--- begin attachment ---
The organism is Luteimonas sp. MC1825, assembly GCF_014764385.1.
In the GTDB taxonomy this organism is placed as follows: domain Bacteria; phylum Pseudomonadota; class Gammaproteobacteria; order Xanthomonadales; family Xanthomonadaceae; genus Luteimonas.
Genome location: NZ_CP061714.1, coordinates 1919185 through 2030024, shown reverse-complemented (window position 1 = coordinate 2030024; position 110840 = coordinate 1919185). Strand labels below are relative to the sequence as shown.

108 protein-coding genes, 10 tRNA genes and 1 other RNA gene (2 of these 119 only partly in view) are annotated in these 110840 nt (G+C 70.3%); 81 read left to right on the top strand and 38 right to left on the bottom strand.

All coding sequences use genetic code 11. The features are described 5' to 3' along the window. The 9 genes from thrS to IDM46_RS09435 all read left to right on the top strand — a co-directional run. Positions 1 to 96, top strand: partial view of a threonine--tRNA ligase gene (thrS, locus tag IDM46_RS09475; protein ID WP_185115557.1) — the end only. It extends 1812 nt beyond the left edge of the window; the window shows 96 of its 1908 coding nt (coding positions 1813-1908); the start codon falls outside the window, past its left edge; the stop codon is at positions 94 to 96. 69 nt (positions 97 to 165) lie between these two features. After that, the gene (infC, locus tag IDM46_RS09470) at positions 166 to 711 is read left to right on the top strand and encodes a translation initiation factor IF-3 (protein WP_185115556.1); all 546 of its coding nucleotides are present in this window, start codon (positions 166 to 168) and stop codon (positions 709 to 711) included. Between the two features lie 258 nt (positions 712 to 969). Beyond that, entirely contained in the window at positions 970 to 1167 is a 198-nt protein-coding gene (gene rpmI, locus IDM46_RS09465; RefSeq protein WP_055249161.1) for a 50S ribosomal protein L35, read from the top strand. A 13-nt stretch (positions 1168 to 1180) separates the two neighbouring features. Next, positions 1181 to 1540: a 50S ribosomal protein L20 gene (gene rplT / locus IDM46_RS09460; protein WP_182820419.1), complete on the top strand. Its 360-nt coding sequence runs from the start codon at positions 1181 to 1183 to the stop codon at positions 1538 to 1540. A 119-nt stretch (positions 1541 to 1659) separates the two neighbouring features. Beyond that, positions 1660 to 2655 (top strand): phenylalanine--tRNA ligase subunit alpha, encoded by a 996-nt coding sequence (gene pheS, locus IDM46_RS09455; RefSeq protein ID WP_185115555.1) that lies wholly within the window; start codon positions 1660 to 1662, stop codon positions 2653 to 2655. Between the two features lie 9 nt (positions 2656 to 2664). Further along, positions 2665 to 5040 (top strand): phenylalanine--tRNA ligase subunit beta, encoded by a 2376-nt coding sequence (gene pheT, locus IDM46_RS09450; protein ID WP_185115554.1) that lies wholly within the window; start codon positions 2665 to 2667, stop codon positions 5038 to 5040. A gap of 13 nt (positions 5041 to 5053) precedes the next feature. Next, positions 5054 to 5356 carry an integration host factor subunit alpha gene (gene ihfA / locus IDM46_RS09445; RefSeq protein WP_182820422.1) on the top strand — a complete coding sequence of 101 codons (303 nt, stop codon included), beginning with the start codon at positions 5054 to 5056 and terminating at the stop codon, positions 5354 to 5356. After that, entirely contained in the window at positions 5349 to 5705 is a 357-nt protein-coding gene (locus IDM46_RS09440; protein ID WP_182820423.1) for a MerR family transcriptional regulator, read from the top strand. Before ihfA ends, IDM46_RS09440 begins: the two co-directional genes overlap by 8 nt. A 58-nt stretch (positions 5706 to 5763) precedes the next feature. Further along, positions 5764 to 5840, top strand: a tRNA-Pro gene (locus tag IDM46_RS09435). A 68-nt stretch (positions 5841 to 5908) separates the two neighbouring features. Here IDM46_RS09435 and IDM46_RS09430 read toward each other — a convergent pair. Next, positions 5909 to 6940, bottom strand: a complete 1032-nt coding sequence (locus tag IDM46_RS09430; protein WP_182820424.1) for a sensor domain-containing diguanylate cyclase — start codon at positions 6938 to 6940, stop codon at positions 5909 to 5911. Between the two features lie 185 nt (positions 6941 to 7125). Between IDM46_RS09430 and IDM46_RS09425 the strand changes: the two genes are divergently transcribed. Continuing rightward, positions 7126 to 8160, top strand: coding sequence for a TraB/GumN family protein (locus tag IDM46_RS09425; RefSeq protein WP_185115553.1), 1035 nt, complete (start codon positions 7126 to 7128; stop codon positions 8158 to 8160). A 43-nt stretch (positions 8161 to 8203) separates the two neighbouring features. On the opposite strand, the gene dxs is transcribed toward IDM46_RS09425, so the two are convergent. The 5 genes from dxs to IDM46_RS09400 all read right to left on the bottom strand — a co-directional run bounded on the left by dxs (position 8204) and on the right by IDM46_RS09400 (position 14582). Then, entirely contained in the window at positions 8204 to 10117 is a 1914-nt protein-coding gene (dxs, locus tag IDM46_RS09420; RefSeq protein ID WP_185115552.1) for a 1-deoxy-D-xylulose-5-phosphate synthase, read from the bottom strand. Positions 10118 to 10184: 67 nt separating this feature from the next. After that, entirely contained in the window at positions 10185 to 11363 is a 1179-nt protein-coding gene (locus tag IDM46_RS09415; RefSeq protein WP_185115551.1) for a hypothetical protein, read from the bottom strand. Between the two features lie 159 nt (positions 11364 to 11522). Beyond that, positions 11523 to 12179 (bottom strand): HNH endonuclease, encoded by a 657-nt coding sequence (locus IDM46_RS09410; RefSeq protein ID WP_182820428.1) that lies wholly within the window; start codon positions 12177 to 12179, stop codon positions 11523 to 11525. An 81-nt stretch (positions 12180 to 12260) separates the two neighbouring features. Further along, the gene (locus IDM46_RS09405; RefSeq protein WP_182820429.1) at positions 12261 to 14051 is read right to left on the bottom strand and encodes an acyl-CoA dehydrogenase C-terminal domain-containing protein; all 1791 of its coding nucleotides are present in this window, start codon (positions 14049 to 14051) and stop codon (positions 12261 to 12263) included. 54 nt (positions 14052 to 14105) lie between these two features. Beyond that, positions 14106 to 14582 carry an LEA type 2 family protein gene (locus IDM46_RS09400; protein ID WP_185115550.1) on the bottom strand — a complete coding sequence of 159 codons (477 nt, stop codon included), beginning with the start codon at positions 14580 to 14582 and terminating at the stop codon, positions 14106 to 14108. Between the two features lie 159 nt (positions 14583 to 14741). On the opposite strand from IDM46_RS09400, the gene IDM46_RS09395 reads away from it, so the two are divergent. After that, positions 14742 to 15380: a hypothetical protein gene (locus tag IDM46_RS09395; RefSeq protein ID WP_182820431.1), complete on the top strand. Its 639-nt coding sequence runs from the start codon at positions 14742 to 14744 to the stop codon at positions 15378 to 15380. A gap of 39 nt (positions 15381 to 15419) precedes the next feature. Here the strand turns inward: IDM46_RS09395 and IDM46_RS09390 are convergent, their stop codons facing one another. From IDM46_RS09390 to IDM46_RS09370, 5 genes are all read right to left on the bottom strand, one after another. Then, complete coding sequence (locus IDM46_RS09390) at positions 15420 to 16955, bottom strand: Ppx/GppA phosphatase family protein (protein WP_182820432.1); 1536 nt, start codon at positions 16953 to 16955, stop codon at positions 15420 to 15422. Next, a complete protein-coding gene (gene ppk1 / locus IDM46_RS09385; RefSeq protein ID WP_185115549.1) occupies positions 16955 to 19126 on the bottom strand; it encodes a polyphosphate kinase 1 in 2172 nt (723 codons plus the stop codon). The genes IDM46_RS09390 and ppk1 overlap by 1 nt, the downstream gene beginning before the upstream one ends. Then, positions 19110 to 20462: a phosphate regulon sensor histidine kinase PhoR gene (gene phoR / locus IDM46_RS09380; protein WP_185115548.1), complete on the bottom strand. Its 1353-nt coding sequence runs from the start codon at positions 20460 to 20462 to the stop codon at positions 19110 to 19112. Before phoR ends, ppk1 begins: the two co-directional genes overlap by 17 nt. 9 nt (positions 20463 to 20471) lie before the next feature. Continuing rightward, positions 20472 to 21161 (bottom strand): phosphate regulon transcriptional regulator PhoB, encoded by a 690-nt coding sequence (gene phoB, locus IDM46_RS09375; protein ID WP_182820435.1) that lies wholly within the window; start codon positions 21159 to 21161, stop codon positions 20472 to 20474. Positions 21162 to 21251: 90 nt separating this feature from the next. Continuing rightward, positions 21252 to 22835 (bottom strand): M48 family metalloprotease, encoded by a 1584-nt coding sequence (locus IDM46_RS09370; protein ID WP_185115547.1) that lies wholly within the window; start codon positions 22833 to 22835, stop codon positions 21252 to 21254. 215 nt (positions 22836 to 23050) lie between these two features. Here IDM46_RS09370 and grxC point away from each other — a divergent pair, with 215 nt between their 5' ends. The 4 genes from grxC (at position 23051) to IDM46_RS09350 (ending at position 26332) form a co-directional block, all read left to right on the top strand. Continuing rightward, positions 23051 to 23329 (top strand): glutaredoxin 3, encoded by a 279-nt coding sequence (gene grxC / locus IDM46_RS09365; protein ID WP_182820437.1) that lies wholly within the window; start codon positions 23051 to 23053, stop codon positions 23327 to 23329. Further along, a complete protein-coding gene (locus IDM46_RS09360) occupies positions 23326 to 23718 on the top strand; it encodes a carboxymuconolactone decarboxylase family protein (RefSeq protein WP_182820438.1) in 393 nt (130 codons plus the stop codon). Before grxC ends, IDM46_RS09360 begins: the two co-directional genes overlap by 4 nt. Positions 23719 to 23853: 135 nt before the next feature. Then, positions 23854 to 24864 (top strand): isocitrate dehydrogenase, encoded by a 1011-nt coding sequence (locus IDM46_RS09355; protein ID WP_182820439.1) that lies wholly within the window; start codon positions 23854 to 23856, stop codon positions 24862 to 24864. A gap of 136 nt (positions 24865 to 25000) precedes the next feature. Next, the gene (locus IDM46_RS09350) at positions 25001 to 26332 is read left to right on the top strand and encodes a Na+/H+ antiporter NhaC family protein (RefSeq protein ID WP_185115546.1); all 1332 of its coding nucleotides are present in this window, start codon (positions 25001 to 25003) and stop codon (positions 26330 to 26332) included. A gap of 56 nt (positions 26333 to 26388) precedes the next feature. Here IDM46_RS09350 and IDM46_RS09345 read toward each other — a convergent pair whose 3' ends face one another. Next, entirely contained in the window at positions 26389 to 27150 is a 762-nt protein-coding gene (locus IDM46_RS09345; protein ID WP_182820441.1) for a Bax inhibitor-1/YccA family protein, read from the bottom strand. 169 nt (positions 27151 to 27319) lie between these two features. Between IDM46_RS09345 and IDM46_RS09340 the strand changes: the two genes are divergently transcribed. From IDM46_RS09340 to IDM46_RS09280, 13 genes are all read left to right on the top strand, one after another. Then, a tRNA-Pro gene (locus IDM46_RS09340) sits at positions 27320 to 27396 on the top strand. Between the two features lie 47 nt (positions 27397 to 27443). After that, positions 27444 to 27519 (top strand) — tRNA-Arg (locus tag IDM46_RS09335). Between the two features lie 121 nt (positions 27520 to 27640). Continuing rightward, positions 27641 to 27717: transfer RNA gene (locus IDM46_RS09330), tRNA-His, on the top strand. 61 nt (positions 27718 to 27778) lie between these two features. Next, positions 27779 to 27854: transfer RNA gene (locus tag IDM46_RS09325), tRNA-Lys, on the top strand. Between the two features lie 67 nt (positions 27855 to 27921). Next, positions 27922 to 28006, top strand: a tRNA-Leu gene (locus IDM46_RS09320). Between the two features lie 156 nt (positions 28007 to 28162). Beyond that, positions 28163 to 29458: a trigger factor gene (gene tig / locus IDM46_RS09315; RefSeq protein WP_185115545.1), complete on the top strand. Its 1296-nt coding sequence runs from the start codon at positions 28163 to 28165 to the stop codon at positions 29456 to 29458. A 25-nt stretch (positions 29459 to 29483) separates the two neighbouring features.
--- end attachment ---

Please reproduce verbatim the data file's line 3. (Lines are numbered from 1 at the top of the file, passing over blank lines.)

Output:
Genome location: NZ_CP061714.1, coordinates 1919185 through 2030024, shown reverse-complemented (window position 1 = coordinate 2030024; position 110840 = coordinate 1919185). Strand labels below are relative to the sequence as shown.